Eight days have passed since I parted from f.f., and already it is as though I had been eight years away from her, although I can avow that not one hour has passed without her memory which has become such a close companion to my thoughts that now more than ever is it the food and sustenance of my soul; and if it should endure like this a few days more, as seems it must, I truly believe it will in every way have assumed the office of my soul, and I shall then live and thrive on the memory of her as do other men upon their souls, and I shall have no life but in this single thought.

Let the God who so decrees do as he will, so long as in exchange I may have as much a part of her as shall suffice to prove the gospel of our affinity is founded on true prophecy. Often I find myself recalling, and with what ease, certain words spoken to me, some on the balcony with the moon as witness, others at that window I shall always look upon so gladly, with all the many endearing and gracious acts I have seen my gentle lady perform--for all are dancing about my heart with a tenderness so wondrous that they inflame me with a strong desire to beg her to test the quality of my love.

For I shall never rest content until I am certain she knows what she is able to enact in me and how great and strong is the fire that her great worth has kindled in my breast. The flame of true love is a mighty force, and most of all when two equally matched wills in two exalted minds contend to see which loves the most, each striving to give yet more vital proof...

It would be the greatest delight for me to see just two lines in f.f.'s hand, yet I dare not ask so much. May your Ladyship beseech her to perform whatever you feel is best for me. With my heart I kiss your Ladyship's hand, since I cannot with my lips.

Pietro Bembo (1470-1547) was one of the most respected poets and scholars of his day. He was born into an aristocratic Venetian family, and had a brilliant career, achieving notable success in politics, the church, and the arts. This letter was written to Lucrezie Borgia who was the daughter of the Spanish cardinal, Rodrigo Borgia, later Pope Alexander VI.

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I wake filled with thoughts of you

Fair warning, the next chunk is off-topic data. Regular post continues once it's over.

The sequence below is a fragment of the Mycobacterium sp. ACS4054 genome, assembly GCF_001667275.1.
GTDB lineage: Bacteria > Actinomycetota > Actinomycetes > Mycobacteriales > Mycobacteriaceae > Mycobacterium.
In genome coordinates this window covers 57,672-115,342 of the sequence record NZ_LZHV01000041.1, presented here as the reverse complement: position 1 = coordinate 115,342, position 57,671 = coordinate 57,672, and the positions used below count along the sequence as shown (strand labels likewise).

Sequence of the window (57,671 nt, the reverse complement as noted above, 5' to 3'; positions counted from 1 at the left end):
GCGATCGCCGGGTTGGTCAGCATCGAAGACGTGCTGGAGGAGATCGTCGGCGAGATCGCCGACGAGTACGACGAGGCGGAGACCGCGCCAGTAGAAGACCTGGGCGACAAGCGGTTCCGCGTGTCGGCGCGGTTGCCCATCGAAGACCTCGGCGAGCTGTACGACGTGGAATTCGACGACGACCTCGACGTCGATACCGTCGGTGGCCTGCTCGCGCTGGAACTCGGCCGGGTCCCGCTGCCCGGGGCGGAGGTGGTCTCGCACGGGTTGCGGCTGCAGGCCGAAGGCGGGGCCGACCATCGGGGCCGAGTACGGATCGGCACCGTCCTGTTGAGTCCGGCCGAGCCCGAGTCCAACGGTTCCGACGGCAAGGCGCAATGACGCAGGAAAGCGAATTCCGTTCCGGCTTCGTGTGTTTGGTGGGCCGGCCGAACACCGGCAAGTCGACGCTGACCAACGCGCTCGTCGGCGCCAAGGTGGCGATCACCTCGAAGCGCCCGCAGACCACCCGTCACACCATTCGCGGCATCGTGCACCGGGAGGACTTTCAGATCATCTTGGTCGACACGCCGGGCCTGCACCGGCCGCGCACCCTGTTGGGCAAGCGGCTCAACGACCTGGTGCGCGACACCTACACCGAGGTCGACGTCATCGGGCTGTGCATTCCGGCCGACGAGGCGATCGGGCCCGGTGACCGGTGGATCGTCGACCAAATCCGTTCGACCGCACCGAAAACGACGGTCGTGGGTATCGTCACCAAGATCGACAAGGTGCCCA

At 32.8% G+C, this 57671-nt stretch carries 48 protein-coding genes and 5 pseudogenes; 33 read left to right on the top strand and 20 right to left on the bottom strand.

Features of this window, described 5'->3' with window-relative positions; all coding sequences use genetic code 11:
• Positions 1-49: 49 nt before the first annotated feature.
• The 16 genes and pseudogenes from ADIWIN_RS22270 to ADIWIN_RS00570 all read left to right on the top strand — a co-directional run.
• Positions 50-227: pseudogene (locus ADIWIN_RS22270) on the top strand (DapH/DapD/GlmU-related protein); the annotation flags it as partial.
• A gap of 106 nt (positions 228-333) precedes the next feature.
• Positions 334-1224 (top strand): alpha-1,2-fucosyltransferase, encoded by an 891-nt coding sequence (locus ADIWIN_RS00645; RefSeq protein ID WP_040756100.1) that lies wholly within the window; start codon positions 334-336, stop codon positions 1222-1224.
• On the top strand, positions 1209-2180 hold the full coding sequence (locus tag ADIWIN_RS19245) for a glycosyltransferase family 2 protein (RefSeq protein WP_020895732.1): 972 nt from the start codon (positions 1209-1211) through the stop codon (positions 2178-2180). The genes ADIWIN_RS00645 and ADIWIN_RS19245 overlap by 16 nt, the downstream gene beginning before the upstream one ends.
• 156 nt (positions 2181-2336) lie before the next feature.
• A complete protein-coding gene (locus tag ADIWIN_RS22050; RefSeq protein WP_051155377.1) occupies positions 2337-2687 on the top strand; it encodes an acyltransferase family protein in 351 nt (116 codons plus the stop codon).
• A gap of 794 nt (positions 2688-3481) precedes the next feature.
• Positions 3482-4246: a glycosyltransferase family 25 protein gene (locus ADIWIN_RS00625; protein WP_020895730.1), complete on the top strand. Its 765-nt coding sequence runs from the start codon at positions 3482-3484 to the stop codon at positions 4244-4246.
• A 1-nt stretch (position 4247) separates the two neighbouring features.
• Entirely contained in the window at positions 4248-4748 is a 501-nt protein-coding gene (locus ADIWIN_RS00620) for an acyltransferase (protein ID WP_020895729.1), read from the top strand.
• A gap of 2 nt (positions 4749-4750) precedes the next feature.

Paris, December 1795

I wake filled with thoughts of you. Your portrait and the intoxicating evening which we spent yesterday have left my senses in turmoil. Sweet, incomparable Josephine, what a strange effect you have on my heart! Are you angry? Do I see you looking sad? Are you worried?... My soul aches with sorrow, and there can be no rest for you lover; but is there still more in store for me when, yielding to the profound feelings which overwhelm me, I draw from your lips, from your heart a love which consumes me with fire? Ah! it was last night that I fully realized how false an image of you your portrait gives!

You are leaving at noon; I shall see you in three hours.

Until then, mio dolce amor, a thousand kisses; but give me none in return, for they set my blood on fire.


In addition to being a brilliant military mind and feared ruler, Napolean Bonaparte (1763 - 1821) was a prolific writer of letters. He reportedly wrote as many as 75,000 letters in his lifetime, many of them to his beautiful wife, Josephine, both before and during their marriage. This letter, written just prior to their 1796 wedding, shows surprising tenderness and emotion from the future emperor.

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I love you no longer

Spring 1797

To Josephine,

I love you no longer; on the contrary, I detest you. you are a wretch, truly perverse, truly stupid, a real Cinderella. You never write to me at all, you do not love your husband; you know the pleasure that your letters give him yet you cannot even manage to write him half a dozen lines, dashed off in a moment! What then do you do all day, Madame? What business is so vital that it robs you of the time to write to your faithful lover? What attachment can be stifling and pushing aside the love, the tender and constant love which you promised him? Who can this wonderful new lover be who takes up your every moment, rules your days and prevents you from devoting your attention to your husband?

Beware, Josephine; one fine night the doors will be broken down and there I shall be. In truth, I am worried, my love, to have no news from you; write me a four page letter instantly made up from those delightful words which fill my heart with emotion and joy. I hope to hold you in my arms before long, when I shall lavish upon you a million kisses, burning as the equatorial sun.

Napoleon Bonaparte (1769-1821) was born in Corsica. He became an army officer in 1785, and after rapid promotion, took command of the army of the interior in 1795. After a coup in 1799, Napoleon became first consul, and in 1804 emperor. Between 1804 and 1810 he consolidated his empire in Europe. In 1814, following defeat in Russia, he abdicated and was banished to Elba. In 1815 he resumed power, but was crushed at the Battle of Waterloo and exiled to St. Helena, where he died in 1821.

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Monsieur

January 8, 1845

Monsieur, the poor have not need of much to sustain them -- they ask only for the crumbs that fall from the rich man's table. But if they are refused the crumbs they die of hunger. Nor do I, either, need much affection from those I love. I should not know what to do with a friendship entire and complete - I am not used to it. But you showed me of yore a little interest, when I was your pupil in Brussels, and I hold on to the maintenance of that little interest -- I hold on to it as I would hold on to life.